Does your dog react to words of praise? Let’s say, you look at your dog and say, “Good job, my boy!” How does your dog react? Is the reaction similar when you pet instead of using words?
Well, research shows that dogs prefer petting over mere words of praise. Researchers conducted a study in which they observed the behavior of 42 shelter and home dogs, as two people interacted with each of them personally. One person petted the dog without saying anything while the other just stood and showered words of praise without touching the dog.
The researchers noted down the amount of time that the dog wanted to interact with each person. These dogs were again put through the same routine after a few days. The researchers recorded eight three-minutes sessions, where in each session, the dog was either praised or petted.
When the results were analyzed, the researchers found that dogs interacted well with those strangers who petted it. Also, the dogs showed no interest in the person who praised it. In fact, its reaction was similar to having no human interaction at all.
Now, this brings up an interesting question – Why do dogs like to be petted? What goes on in their mind and body when they get the touch of a human?
Let’s find out.
What Happens When you Pet Dogs?
A lot of research has been conducted in this area and all of it conclusively prove that when you touch your dog, its heart rate and blood pressure go down.
- Emotional bonding
Remember, dogs and human beings are alike in many ways, especially in how they bond emotionally. This is probably why dogs have become so close to humans over the last several centuries.
This also means that dogs yearn for human relationships, attention, and petting. Just like how you feel better when you have some kind of physical contact with another human being, dogs also feel better.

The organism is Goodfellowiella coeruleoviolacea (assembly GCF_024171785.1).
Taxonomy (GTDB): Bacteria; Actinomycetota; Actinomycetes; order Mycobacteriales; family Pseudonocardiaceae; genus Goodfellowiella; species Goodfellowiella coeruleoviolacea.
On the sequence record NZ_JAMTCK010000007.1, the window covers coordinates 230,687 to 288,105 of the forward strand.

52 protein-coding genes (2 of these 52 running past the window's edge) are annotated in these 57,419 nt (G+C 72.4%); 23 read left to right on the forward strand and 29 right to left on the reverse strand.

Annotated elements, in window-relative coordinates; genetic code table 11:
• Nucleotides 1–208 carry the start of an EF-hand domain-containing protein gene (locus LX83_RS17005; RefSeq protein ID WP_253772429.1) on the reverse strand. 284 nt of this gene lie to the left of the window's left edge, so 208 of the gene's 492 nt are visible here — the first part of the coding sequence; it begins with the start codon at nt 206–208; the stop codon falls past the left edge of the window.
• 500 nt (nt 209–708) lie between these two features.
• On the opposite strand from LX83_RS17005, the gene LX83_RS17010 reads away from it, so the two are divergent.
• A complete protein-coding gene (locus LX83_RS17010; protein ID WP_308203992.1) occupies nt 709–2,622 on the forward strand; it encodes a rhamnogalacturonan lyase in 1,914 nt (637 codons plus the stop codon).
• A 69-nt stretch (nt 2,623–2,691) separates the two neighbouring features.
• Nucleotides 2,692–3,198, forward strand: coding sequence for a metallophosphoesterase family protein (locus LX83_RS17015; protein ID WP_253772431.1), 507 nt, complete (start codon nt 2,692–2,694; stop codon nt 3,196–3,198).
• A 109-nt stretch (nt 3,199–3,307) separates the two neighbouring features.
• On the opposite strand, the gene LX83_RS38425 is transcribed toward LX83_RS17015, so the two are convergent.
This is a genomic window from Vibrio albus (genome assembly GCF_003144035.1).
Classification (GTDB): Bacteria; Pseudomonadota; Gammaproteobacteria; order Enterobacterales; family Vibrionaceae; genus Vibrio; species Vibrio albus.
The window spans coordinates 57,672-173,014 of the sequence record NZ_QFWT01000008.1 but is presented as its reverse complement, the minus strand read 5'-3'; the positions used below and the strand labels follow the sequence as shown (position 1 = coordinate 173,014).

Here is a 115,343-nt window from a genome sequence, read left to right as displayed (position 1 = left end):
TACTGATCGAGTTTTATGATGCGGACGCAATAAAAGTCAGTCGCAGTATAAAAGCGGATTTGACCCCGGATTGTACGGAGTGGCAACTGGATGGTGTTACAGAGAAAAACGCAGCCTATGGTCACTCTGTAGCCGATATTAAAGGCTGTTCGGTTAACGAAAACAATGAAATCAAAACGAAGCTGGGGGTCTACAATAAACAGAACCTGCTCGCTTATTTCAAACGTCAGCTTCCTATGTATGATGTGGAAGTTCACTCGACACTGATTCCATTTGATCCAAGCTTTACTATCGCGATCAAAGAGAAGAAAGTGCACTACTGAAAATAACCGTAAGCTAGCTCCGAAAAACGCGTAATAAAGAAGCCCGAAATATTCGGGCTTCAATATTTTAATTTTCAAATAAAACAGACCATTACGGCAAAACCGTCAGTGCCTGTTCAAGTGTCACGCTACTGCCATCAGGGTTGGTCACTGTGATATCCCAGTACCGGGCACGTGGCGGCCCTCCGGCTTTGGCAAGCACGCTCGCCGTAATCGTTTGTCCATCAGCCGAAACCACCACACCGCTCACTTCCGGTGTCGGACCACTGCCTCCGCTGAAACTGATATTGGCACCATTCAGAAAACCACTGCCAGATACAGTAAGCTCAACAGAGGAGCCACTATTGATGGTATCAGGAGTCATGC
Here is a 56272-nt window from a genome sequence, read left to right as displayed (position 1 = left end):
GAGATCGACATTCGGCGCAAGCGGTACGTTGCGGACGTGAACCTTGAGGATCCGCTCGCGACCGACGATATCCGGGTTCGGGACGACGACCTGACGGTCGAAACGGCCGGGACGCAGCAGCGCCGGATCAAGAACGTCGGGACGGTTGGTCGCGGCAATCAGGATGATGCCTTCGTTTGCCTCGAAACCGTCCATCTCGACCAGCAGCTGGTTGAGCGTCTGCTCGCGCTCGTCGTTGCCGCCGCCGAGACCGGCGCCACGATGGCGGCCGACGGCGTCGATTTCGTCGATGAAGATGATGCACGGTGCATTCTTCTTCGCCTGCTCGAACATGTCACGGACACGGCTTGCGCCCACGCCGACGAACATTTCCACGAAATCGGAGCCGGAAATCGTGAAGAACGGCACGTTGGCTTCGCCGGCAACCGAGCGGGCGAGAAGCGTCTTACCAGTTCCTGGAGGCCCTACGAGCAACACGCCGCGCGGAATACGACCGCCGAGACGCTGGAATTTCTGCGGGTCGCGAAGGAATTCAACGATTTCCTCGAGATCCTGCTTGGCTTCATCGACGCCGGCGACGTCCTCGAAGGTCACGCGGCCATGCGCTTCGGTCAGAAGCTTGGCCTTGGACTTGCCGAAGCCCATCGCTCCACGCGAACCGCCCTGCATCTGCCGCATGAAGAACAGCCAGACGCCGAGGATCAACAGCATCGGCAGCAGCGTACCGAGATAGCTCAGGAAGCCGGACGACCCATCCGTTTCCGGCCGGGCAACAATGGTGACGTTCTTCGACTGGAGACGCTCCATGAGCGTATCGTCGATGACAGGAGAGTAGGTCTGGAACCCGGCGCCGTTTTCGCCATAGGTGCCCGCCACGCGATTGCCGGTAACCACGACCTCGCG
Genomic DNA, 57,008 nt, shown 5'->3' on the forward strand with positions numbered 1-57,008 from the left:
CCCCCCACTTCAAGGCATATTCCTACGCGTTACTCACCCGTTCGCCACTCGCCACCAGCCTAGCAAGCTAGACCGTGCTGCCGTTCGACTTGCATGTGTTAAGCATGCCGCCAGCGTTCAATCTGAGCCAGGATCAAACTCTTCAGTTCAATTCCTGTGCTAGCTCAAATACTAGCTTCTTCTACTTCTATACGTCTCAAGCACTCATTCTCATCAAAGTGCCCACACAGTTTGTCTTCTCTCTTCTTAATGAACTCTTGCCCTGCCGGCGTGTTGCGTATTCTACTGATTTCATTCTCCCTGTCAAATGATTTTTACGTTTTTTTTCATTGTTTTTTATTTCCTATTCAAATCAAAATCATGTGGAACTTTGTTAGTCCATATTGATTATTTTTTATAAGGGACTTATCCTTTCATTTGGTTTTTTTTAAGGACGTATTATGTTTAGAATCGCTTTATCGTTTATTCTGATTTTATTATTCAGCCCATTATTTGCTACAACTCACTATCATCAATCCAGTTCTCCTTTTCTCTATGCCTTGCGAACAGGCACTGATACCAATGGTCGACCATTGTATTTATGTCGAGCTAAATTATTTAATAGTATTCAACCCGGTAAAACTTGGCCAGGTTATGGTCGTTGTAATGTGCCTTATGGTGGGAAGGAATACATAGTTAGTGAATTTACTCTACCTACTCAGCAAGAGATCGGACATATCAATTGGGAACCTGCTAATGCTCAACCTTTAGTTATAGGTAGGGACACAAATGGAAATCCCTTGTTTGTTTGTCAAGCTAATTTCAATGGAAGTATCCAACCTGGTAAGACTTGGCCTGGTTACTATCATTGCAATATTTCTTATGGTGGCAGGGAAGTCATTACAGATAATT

Have you ever seen small babies cry when no one is around? As soon as their mother picks them up, they stop crying. This is because they have an emotional bonding with their mother and this bonding is what soothes them.
The same is the case with your dog too. It has a deep emotional bonding with you.
Dogs get a secure feeling when you touch them. They want to know if you still love them and ready to care for them. The best way to express these feelings is by petting them. Your soft touch and the gentle petting reaffirms many things about your relationship and they feel safe and secure with you.
The chances for a dog to run away from the house or have mental problems is greatly reduced with constant petting, again just like human beings. If you analyze the causes of depression, many scientists are pointing their fingers at increased isolation, growth of conditions like social anxiety, too much time with gadgets, and above everything lack of physical contact with other human beings.
Just like us, dogs go into depression too when they don’t get your touch because they worry too much and feel insecure about their future.
- Attention seeking
All pet owners know that dogs are like human babies, both of them need attention all the time. When you’re distracted or talking to someone else, the dog may want you to pet her. This is plainly attention-seeking behavior, and there’s nothing wrong with it too!
After all, you’re its best companion and the only hope for its future, so it wants to ensure that it is always around you and is not making you angry. It gets comfort in such attention-seeking behavior.
Now that we know the advantages, start petting right away. But before that, know where your dog likes to be petted because touching certain areas can really annoy her!
How to Pet a Dog?
Though each dog is unique, there are some aspects that are common to all of them, and petting is one of them. In fact, petting them the right way is absolutely essential if you want to build a good rapport with your dog.
Let’s now see some broad likes and dislikes that most dogs have when it comes to petting.
- Dog should take the lead
The ground rule of petting – never touch a dog that doesn’t want to be petted. Always, the dog will give cues when it wants to be petted. It will initiate and will come near you. When the dog doesn’t initiate contact, never pet it.